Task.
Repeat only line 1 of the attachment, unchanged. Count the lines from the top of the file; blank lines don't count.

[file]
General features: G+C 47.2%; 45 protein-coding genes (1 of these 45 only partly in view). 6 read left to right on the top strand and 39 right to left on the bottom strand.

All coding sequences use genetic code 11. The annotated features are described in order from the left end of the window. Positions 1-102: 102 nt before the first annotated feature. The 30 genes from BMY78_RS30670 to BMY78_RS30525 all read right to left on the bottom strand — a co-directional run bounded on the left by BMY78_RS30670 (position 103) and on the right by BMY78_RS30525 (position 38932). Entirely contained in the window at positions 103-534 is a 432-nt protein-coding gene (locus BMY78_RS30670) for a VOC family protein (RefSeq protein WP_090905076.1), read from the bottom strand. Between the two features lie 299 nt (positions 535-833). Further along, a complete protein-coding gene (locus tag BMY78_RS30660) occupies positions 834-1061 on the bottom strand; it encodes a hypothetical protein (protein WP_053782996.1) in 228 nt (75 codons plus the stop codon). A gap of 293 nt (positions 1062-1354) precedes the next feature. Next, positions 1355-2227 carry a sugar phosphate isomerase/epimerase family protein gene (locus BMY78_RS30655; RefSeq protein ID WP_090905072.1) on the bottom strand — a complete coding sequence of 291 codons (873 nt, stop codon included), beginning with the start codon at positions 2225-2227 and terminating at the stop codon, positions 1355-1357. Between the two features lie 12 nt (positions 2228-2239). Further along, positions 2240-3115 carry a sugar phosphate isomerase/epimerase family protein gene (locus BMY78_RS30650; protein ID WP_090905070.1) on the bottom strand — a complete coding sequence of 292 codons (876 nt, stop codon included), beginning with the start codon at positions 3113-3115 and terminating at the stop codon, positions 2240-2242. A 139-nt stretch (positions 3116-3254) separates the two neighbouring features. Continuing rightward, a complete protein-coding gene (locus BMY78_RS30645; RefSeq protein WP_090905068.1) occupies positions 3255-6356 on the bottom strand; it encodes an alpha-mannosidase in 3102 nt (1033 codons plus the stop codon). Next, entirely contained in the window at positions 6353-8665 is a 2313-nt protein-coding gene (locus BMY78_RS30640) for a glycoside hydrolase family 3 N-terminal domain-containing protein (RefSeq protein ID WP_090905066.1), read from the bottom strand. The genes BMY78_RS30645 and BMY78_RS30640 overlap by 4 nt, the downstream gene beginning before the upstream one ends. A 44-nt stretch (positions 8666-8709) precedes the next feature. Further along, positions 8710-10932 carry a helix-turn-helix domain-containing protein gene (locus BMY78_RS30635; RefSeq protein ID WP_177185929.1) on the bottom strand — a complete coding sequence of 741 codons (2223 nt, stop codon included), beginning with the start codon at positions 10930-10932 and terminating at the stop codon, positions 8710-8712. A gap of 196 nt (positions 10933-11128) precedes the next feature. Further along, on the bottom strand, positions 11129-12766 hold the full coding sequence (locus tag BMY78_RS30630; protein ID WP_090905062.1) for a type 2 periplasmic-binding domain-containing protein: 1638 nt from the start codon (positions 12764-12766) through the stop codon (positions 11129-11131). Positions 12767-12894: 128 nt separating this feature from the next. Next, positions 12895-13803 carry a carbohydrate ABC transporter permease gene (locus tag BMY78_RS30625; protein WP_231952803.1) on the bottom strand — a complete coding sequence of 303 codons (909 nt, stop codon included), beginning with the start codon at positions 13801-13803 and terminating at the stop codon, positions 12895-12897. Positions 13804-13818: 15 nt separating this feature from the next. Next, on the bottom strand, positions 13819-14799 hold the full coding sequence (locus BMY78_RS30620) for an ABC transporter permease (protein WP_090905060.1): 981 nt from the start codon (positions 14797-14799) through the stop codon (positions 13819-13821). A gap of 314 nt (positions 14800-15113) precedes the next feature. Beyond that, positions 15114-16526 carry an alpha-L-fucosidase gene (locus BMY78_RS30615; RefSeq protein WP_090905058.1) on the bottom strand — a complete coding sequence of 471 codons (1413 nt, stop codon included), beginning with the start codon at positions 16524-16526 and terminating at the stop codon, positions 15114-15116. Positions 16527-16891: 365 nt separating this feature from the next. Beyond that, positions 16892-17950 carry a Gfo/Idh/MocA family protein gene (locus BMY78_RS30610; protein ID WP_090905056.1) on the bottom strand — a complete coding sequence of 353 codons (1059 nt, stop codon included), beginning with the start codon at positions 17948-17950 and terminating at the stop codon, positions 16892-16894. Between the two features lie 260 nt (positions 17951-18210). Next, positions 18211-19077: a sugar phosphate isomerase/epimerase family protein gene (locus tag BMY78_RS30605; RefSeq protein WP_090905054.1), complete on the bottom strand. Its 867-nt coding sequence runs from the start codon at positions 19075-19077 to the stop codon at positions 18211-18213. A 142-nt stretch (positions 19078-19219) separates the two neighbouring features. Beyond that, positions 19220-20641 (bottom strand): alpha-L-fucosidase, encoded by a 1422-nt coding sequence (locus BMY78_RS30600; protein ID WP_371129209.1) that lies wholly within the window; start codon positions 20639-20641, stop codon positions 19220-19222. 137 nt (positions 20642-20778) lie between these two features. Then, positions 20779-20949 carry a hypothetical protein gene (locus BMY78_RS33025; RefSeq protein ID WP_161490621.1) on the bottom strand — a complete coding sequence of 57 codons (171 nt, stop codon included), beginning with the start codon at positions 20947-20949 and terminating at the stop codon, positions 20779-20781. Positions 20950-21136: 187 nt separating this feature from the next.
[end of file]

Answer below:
General features: G+C 47.2%; 45 protein-coding genes (1 of these 45 only partly in view). 6 read left to right on the top strand and 39 right to left on the bottom strand.